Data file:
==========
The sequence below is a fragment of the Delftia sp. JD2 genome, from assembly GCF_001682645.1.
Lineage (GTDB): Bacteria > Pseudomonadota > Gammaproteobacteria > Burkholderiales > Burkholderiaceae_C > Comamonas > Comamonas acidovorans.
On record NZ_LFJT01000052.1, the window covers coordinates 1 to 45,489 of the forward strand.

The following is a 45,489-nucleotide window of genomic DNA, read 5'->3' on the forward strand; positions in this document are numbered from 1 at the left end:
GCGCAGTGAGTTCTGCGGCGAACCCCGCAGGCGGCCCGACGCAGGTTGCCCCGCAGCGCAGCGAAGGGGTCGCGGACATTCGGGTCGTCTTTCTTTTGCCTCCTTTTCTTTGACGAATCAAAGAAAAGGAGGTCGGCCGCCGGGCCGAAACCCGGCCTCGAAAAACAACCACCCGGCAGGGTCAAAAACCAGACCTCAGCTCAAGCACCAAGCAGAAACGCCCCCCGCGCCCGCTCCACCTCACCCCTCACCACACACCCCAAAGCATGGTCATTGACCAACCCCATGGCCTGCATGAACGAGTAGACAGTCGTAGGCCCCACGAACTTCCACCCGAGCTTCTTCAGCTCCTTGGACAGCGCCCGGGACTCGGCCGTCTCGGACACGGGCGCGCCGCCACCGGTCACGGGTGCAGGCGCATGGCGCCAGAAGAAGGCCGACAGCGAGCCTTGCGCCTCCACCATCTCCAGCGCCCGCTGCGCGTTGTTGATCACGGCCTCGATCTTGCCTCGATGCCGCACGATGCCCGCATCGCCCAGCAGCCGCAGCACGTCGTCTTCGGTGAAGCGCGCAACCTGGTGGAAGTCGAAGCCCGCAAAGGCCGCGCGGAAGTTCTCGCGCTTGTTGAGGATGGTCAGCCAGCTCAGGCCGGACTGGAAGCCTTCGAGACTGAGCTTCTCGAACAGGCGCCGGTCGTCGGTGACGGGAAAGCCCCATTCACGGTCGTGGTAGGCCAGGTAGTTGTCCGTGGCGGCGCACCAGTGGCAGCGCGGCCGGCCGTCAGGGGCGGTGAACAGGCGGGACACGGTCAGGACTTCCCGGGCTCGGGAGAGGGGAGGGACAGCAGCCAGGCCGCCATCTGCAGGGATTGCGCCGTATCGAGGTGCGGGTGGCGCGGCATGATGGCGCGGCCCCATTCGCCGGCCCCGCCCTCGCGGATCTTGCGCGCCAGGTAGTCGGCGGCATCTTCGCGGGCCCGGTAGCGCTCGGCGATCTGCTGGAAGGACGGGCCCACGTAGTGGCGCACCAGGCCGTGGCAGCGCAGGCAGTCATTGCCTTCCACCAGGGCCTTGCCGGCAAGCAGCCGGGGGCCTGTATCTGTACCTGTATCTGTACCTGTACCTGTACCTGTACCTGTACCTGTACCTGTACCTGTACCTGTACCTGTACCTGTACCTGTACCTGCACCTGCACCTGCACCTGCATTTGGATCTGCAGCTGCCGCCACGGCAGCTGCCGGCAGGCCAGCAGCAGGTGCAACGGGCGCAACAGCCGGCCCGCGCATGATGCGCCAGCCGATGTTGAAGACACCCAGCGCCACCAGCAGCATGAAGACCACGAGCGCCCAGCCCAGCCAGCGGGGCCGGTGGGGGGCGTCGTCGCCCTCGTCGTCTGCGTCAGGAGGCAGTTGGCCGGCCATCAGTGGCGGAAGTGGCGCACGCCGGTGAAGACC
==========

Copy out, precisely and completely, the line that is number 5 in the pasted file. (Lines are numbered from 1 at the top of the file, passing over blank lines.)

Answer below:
GCGCAGTGAGTTCTGCGGCGAACCCCGCAGGCGGCCCGACGCAGGTTGCCCCGCAGCGCAGCGAAGGGGTCGCGGACATTCGGGTCGTCTTTCTTTTGCCTCCTTTTCTTTGACGAATCAAAGAAAAGGAGGTCGGCCGCCGGGCCGAAACCCGGCCTCGAAAAACAACCACCCGGCAGGGTCAAAAACCAGACCTCAGCTCAAGCACCAAGCAGAAACGCCCCCCGCGCCCGCTCCACCTCACCCCTCACCACACACCCCAAAGCATGGTCATTGACCAACCCCATGGCCTGCATGAACGAGTAGACAGTCGTAGGCCCCACGAACTTCCACCCGAGCTTCTTCAGCTCCTTGGACAGCGCCCGGGACTCGGCCGTCTCGGACACGGGCGCGCCGCCACCGGTCACGGGTGCAGGCGCATGGCGCCAGAAGAAGGCCGACAGCGAGCCTTGCGCCTCCACCATCTCCAGCGCCCGCTGCGCGTTGTTGATCACGGCCTCGATCTTGCCTCGATGCCGCACGATGCCCGCATCGCCCAGCAGCCGCAGCACGTCGTCTTCGGTGAAGCGCGCAACCTGGTGGAAGTCGAAGCCCGCAAAGGCCGCGCGGAAGTTCTCGCGCTTGTTGAGGATGGTCAGCCAGCTCAGGCCGGACTGGAAGCCTTCGAGACTGAGCTTCTCGAACAGGCGCCGGTCGTCGGTGACGGGAAAGCCCCATTCACGGTCGTGGTAGGCCAGGTAGTTGTCCGTGGCGGCGCACCAGTGGCAGCGCGGCCGGCCGTCAGGGGCGGTGAACAGGCGGGACACGGTCAGGACTTCCCGGGCTCGGGAGAGGGGAGGGACAGCAGCCAGGCCGCCATCTGCAGGGATTGCGCCGTATCGAGGTGCGGGTGGCGCGGCATGATGGCGCGGCCCCATTCGCCGGCCCCGCCCTCGCGGATCTTGCGCGCCAGGTAGTCGGCGGCATCTTCGCGGGCCCGGTAGCGCTCGGCGATCTGCTGGAAGGACGGGCCCACGTAGTGGCGCACCAGGCCGTGGCAGCGCAGGCAGTCATTGCCTTCCACCAGGGCCTTGCCGGCAAGCAGCCGGGGGCCTGTATCTGTACCTGTATCTGTACCTGTACCTGTACCTGTACCTGTACCTGTACCTGTACCTGTACCTGTACCTGTACCTGTACCTGTACCTGCACCTGCACCTGCACCTGCATTTGGATCTGCAGCTGCCGCCACGGCAGCTGCCGGCAGGCCAGCAGCAGGTGCAACGGGCGCAACAGCCGGCCCGCGCATGATGCGCCAGCCGATGTTGAAGACACCCAGCGCCACCAGCAGCATGAAGACCACGAGCGCCCAGCCCAGCCAGCGGGGCCGGTGGGGGGCGTCGTCGCCCTCGTCGTCTGCGTCAGGAGGCAGTTGGCCGGCCATCAGTGGCGGAAGTGGCGCACGCCGGTGAAGACC